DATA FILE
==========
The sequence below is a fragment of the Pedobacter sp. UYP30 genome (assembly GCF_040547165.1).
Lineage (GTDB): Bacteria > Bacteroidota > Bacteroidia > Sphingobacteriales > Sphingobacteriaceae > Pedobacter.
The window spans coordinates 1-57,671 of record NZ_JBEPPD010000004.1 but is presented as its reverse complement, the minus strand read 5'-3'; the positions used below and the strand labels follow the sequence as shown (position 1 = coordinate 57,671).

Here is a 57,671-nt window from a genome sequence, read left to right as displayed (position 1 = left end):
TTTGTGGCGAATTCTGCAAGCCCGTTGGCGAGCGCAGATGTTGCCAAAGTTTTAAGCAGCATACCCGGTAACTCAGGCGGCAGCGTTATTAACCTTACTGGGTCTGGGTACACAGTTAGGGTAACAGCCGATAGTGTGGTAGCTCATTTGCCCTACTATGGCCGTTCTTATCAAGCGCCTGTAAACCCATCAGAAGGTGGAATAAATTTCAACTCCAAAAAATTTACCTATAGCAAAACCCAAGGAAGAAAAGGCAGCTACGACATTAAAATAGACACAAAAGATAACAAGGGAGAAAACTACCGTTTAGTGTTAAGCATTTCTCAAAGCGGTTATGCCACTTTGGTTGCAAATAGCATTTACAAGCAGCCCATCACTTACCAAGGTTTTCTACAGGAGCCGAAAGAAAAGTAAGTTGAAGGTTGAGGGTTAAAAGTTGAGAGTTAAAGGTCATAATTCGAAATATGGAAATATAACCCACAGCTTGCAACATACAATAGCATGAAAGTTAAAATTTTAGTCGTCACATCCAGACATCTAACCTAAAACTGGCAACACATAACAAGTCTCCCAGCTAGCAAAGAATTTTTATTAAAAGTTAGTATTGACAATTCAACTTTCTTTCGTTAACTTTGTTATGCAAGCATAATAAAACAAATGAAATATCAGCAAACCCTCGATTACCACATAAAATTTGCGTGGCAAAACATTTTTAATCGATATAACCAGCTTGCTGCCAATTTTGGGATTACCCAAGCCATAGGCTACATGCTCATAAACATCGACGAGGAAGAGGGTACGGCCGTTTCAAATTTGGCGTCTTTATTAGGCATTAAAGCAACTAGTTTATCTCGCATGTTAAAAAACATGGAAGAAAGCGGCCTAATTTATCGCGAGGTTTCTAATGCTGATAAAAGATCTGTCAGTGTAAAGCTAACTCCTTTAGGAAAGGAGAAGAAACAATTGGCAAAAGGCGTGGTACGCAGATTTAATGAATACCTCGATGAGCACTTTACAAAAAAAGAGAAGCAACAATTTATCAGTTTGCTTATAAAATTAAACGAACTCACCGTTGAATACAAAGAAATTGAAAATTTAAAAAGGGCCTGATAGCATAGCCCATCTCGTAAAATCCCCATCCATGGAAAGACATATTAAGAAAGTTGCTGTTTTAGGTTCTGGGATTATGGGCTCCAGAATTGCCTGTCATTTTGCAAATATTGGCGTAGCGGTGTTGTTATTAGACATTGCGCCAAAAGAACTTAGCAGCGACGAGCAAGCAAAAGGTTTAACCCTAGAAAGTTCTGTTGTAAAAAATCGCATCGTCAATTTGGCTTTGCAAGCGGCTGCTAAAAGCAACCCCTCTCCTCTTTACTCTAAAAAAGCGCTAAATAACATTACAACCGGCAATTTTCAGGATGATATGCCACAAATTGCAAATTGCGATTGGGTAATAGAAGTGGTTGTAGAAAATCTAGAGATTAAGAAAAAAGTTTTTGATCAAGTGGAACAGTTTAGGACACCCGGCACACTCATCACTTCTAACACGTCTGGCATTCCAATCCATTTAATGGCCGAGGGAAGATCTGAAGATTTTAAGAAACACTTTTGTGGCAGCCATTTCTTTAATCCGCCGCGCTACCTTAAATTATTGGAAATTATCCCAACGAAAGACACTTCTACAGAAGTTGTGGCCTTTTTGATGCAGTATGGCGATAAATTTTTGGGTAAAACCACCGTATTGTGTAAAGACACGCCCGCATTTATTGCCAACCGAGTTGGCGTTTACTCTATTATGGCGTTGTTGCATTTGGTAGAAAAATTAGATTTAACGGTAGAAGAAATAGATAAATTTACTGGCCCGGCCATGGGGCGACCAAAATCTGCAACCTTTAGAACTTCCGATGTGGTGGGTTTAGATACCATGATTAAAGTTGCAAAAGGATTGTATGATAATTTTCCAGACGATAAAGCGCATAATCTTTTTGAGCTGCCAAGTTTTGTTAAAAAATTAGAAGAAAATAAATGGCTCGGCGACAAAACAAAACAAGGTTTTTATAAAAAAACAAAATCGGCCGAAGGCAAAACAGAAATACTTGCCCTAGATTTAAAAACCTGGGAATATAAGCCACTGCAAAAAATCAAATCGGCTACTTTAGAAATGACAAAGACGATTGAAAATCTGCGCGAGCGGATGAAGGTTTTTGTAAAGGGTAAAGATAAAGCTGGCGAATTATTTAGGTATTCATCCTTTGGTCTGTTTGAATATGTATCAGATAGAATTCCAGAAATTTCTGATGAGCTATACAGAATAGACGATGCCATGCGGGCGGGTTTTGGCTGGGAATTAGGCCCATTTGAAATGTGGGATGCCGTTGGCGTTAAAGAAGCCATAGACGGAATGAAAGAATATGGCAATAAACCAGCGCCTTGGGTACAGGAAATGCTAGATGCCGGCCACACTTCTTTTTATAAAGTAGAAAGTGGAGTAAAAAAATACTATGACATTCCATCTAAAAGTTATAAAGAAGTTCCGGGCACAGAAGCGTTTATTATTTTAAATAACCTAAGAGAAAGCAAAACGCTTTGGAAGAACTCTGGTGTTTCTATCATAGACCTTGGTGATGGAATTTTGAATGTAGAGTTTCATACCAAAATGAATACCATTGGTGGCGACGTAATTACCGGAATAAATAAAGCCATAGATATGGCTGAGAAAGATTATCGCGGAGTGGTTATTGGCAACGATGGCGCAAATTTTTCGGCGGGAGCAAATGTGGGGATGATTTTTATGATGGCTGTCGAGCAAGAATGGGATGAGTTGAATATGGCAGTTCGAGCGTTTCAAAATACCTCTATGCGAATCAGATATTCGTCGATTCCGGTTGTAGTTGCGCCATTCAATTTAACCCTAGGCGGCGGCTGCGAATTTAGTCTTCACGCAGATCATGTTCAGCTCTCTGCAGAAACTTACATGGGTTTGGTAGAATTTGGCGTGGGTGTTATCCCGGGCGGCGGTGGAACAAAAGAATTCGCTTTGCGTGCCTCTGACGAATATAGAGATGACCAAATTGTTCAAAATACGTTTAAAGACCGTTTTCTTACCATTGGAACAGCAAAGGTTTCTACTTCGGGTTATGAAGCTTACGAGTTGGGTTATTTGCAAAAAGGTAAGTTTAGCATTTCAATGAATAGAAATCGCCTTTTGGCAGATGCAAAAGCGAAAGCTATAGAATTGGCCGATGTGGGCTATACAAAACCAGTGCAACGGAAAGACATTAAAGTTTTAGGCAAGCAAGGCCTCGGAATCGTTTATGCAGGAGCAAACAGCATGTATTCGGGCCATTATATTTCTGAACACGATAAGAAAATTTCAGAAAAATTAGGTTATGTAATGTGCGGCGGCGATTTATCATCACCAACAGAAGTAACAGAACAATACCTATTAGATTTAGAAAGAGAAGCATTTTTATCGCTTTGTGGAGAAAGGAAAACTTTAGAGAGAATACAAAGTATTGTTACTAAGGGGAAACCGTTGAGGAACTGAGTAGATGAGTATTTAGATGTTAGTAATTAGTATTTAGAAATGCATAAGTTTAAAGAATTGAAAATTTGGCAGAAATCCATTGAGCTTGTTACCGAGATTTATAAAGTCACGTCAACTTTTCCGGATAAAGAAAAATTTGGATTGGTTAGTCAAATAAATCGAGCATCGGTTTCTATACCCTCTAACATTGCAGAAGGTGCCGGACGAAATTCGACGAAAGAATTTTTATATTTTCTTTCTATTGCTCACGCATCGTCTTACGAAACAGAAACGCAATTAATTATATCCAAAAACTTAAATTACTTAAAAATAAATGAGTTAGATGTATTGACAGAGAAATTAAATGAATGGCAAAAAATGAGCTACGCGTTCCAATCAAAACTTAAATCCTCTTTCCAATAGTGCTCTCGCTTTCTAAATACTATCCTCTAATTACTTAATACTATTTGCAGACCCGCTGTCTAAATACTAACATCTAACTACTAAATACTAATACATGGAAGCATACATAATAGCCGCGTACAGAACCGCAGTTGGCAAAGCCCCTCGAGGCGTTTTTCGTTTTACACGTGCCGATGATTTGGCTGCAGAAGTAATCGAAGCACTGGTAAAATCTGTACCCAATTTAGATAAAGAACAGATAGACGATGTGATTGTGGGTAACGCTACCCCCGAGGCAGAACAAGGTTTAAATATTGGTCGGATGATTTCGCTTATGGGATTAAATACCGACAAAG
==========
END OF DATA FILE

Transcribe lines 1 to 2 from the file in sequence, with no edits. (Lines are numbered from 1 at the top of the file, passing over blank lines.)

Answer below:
The sequence below is a fragment of the Pedobacter sp. UYP30 genome (assembly GCF_040547165.1).
Lineage (GTDB): Bacteria > Bacteroidota > Bacteroidia > Sphingobacteriales > Sphingobacteriaceae > Pedobacter.